So if you’re looking for a great sign of salvation, here it is. Here is the true test to know that God has circumcised your heart by faith: that you express your gratitude for what he has done for you by doing to others what you would have them do to you.

How can this be? Well, we must consider the text. First, we have Jesus instructing us to seek, knock and ask the Father for good things.  Then we are told that our gracious God, who has allowed every rebellious, ungrateful sinner on earth draw breath, eat his food and find little joys through the trivialities of life that all point to him, that he will not mock our pleas if we ask him to help us.

But then Jesus injects that one little word that changes everything. With one little word he turns his whole sermon on its head.  Everything is turned upside down with the simple word: so.

Jesus tells us that if we seek we will find, and if we ask we will receive, and if we knock the door will be opened for us. The promise is true and sure for those who trust in him. But before you ask how we rightly seek, ask and knock of God, consider this little word so.  For it tells us that the seeking, asking and knocking happens when we love our neighbor as ourselves.  It tells us that true seeking happens when we do to others as we would have them do to us.

The love of Christ is shown within us and true faith is expressed authentically from our hearts when we love other people as we love ourselves.  We will never perfectly love other people, and we will fail many times in many ways as we try.  But seeking, knocking and asking (the heart of faith itself) are tied to showing our love for others just as Christ has shown his love for us.

The Kingdom of the Upside Down | Matthew 7:13-14

Matthew 7:13-14

Jesus’ Kingdom is a Kingdom of the Upside Down. In his Kingdom, you must rest in order to work, and if you work first to find it, you will never find its true rest. In Jesus’ Kingdom, you must love the King in order to keep his rules because “keeping the rules” will never earn you the love of the King. And in Jesus’ kingdom the greatest of his subjects are those that care the least about their greatness because they have learned that true greatness comes when they make the needs of others more important than themselves.

Jesus’ upside down kingdom is a hidden kingdom. He tells us that the path that leads to it is narrow as is the gate that one enters through to get inside. He tells us that it is a kingdom hidden in plain sight, a kingdom we don’t see because it goes against every instinct of our soul.

At first glance, Jesus’ kingdom seems silly. Just believe in the King and you can enter. Just depend on the King with your whole being and he’ll show you the pathway to eternal life.  But entering the kingdom is hard because belief is hard.  Faith isn’t easy for our souls.  We demand payment for the work we perform, and we demand to pay our own way for everything. We can’t except the fact that the greatest, most expensive gift that God could give us is absolutely free.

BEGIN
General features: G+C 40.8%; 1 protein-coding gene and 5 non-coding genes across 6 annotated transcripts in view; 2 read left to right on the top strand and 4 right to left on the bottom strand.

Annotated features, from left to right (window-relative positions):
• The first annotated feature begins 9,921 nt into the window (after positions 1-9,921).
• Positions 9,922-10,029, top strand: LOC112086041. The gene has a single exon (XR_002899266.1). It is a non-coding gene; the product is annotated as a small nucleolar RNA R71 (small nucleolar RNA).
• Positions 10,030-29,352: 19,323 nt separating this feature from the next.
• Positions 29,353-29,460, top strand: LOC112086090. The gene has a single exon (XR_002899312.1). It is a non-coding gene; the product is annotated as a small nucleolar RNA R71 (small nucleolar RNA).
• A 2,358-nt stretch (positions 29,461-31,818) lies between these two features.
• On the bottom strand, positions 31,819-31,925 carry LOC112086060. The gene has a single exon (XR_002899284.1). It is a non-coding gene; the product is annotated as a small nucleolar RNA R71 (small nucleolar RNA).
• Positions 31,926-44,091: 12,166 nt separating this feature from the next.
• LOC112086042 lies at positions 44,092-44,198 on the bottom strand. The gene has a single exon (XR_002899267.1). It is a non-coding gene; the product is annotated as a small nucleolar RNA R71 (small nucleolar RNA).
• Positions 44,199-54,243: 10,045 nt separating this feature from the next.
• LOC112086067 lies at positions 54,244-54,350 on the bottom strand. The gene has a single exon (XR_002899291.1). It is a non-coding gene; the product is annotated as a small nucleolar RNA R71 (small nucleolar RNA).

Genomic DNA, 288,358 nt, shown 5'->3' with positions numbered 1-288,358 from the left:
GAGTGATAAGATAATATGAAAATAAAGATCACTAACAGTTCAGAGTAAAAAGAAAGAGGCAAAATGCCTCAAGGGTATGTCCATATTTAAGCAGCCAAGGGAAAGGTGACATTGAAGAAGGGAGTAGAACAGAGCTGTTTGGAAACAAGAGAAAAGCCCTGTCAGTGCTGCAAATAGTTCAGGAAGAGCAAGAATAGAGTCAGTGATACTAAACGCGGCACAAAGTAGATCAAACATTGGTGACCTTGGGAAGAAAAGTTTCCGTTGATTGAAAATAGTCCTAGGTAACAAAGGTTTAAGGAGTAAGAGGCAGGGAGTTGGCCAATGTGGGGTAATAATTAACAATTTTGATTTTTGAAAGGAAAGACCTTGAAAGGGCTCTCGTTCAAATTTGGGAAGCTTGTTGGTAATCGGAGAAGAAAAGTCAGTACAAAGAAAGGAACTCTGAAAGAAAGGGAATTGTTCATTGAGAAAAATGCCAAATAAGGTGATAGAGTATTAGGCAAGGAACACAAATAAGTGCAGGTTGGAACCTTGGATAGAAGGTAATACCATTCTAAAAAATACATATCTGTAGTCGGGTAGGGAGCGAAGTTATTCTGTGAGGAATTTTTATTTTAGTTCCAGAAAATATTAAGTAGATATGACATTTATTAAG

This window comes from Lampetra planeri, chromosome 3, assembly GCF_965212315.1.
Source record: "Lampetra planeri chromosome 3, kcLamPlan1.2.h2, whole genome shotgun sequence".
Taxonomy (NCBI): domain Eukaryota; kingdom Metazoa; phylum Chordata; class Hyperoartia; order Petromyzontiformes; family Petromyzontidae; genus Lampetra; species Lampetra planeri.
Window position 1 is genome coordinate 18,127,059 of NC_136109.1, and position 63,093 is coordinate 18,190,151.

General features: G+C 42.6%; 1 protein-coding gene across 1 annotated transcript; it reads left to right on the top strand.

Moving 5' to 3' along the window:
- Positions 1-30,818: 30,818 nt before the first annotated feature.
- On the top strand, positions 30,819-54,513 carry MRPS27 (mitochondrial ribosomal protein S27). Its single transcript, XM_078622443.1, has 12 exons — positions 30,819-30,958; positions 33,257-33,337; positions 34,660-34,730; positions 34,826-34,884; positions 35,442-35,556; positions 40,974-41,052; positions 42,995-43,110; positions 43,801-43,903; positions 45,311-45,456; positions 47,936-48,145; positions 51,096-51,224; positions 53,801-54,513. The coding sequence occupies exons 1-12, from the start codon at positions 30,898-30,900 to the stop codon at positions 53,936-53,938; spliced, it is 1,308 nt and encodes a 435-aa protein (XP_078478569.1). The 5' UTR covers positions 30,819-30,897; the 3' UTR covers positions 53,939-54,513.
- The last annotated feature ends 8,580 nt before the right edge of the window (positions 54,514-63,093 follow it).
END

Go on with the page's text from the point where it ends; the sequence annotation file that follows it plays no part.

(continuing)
Living the Gospel is a rare and precious thing.  But our bodies, our temperaments and our minds are frail and fragile and resistant to faith. We are not wired to be contrarians.  We are by nature so resistant to surrendering ourselves to God that we’d rather tirelessly work than rest.  This is why the narrow gate is narrow and hard to enter.  The way through is not hard to enter because it is mechanically hard to walk a path and enter through a gate.  It’s not hard because Christ resists us from coming to him for help.  It’s hard because we resist him.  We resist his grace by trying to do things in our way, by trying to save ourselves in our own strength and according to our own expectations.

By Their Fruits | Matthew 7:15-23

Matthew 7:15-23

The Gospel was always meant to be viral. Since its explosion at Pentecost, the Gospel has spread and has infected God’s people with grace and mercy and love. And God’s most attractive lure has always been his people living a Christ-centered life. He shows through his amazing grace that even the vilest person can be sobered with his meekness and turned to his unfailing love.

Speaking with Nicodemus away from the public spotlight, Jesus once said a very profound thing.  It is a thing that should both terrify us and fill us with joy. He said that “flesh gives birth to flesh, but spirit gives birth to spirit” (John 3:6). What he meant by this was the Spirit of God goes where he wants and changes whoever he wills.  But the method God uses to move hearts is through his people speaking his Word.  The joy of God and the power of God is carried and disseminated by his people.